Adjustments to Water Rates
The City of Paso Robles will gradually phase in water rate adjustments over the next five years to support water system operating and maintenance expenses, fund the City’s share of debt service for the Nacimiento Water Project, and provide funding for capital improvements needed to support safe and reliable service. The City’s water utility is a self‐supporting enterprise that relies primarily on service charge revenues to meet annual funding needs. As such, water rates need to be set at levels adequate to fund the costs of providing service.
The City’s water bills for a typical home are currently in the lower‐middle range based on a survey of 18 regional agencies. With the proposed rate increases, typical residential water bills are projected to remain in the middle range. More information on new water rates is available in the notice that was sent to property owners and City water customers prior to the Public Hearing and adoption of the new water rates. (see the Notice of Public Hearing for Water Rate Adjustments PDF).
Property owners of record and customers liable for payment of water rates were provided with a notice of the proposed changes to water rates which included instructions for submitting a written protest against the proposed rates. Written protests were required to: a) identify the affected property or properties by Assessor’s Parcel Number (APN) or address, b) include the name and original signature of the customer or property owner submitting the protest and c) indicate opposition to the proposed water rates.
The City held a public hearing on the proposed water rate increases on December 20, 2022, according to information in the Public Notice. Adjustments to water rates will become effective in April of 2023.
About the Division
The City water system serves approximately 9,200 residential, 800 commercial, and 400 irrigation customers within the City of Paso Robles. The Paso Robles Water Division (PRWD) is committed to providing customers with a reliable high quality water supply. There are 14 full-time staff to operate and maintain:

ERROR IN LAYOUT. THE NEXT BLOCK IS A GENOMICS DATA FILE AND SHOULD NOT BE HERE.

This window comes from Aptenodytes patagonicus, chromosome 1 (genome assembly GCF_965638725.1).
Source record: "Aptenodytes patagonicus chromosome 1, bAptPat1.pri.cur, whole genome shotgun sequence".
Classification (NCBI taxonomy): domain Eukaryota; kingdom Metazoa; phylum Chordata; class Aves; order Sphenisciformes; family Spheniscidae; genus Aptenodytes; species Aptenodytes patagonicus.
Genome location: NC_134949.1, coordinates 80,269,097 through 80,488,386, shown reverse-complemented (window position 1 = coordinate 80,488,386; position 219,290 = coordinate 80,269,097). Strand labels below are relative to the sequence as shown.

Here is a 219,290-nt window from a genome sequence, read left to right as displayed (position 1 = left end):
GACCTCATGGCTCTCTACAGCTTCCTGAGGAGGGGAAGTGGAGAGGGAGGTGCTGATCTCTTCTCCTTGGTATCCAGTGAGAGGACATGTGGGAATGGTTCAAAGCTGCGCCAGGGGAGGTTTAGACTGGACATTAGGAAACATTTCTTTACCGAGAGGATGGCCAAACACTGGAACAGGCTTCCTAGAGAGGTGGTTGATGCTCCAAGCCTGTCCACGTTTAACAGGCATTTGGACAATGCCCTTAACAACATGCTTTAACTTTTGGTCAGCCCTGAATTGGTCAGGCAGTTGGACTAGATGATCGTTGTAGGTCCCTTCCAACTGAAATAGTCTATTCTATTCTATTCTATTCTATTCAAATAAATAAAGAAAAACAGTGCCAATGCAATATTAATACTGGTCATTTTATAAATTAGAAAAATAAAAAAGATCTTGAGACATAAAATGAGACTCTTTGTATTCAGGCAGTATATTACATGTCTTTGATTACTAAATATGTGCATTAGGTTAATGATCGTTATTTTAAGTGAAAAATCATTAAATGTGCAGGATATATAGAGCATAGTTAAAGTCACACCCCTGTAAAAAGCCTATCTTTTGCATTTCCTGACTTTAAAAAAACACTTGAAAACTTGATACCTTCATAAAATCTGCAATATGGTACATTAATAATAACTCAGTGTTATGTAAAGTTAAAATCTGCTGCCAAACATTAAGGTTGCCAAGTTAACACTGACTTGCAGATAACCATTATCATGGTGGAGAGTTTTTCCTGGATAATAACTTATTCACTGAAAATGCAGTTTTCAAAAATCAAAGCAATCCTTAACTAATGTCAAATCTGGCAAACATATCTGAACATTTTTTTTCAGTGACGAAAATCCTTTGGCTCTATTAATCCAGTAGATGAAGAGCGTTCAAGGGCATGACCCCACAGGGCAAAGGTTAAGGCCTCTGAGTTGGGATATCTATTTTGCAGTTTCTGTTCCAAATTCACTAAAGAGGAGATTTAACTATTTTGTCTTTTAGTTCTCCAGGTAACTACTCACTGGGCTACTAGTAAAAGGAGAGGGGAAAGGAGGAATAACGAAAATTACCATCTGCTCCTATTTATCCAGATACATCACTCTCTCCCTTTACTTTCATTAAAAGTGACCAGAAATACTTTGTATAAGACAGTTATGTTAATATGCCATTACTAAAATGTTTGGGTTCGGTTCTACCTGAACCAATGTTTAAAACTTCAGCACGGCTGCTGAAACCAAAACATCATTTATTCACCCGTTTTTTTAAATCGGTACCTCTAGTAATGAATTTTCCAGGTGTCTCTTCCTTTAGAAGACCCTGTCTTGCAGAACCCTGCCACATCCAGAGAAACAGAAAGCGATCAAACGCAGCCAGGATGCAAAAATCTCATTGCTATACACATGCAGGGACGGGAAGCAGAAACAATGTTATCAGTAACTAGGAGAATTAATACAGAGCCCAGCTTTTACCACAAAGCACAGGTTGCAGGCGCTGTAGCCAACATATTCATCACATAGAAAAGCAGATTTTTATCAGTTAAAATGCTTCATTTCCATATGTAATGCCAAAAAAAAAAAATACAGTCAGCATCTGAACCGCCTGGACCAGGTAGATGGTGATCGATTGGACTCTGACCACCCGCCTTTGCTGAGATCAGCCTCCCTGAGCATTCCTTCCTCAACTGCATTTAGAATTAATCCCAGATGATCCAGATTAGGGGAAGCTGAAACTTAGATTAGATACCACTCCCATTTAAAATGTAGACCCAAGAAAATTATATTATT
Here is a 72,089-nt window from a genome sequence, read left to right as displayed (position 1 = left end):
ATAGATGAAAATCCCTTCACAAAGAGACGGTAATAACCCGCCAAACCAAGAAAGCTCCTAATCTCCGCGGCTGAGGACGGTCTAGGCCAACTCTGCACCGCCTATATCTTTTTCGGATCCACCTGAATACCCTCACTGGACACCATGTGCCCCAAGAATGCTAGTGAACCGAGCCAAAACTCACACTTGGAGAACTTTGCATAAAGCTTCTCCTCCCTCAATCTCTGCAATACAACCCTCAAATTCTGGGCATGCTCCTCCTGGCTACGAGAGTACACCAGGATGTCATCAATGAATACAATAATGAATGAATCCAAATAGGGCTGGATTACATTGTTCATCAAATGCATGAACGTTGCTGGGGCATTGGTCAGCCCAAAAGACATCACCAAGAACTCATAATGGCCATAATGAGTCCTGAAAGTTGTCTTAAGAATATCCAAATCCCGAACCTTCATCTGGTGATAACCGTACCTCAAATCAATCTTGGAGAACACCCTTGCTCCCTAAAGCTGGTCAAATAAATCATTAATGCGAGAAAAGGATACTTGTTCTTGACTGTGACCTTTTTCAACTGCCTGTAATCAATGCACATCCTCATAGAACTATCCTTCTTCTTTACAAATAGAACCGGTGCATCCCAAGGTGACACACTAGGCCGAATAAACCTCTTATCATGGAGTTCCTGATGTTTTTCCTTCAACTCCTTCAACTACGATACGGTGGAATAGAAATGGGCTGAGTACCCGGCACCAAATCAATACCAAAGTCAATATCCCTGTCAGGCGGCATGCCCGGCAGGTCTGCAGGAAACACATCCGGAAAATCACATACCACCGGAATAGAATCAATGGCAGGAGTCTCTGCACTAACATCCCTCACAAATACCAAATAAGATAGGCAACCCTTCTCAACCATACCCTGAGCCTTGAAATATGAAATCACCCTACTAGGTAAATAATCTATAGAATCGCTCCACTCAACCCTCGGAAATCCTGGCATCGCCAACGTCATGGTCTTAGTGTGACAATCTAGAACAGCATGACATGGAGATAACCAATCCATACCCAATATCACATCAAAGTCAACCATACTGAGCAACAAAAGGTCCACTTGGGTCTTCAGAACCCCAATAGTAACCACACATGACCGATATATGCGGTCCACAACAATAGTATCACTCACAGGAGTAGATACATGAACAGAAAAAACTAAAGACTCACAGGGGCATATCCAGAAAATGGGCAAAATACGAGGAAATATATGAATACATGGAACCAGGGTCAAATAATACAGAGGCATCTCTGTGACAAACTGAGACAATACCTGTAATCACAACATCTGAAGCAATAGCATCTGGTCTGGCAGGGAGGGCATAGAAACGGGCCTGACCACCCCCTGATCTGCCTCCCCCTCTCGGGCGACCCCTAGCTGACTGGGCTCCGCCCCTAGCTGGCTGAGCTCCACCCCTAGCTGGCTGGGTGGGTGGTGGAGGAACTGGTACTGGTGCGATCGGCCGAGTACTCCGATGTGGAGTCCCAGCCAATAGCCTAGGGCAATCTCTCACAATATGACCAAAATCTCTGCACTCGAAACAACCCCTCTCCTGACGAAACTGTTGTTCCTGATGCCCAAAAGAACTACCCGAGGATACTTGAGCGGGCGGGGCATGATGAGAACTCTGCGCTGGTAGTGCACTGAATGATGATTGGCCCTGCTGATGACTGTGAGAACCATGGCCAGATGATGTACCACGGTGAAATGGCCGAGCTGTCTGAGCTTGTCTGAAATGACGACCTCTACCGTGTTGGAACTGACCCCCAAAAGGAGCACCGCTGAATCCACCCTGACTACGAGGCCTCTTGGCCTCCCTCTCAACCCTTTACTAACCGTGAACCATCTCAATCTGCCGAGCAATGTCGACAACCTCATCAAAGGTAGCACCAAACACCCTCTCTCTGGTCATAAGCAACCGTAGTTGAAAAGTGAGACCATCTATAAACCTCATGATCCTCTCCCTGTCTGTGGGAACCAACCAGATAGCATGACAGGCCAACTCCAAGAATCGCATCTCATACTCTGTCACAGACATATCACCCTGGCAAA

- 19 wells
- Two arsenic removal treatment systems
- One micro-filtration water treatment plant
- Six booster stations (used to pump to higher elevations)
- Four reservoirs (providing over 12 million gallons of storage)
- 172 miles of water main
To ensure water quality is continuously maintained, PRWD adheres to a rigorous sampling and laboratory-analyses program in accordance with state and federal drinking water laws.
PRWD maintains the distribution system, fixes leaks, installs customer connections, and fire hydrants. The crew works closely with contractors to monitor and enforce the City’s specifications for water system construction, performs plan checks for new developments and inspects installations.
Other responsibilities include monitoring and enforcing the City’s cross-connection program. A cross-connection is a connection to any part of the public water system containing water or any substance that is not or cannot be approved as safe, wholesome, and potable for human consumption. Currently, the City requires backflow devices to be placed on all commercial and irrigation meters to protect the City’s water supply from possible contamination. The State requires testing of all backflow devices on an annual basis. The County of San Luis Obispo assists the City in this program by sending out test forms to owners and the City enforces testing requirements to ensure that all devices are tested annually.
For information on connection fees, visit the Building Division's Development Fees page. For monthly fees, see the Administrative Services Utilities and Billing page.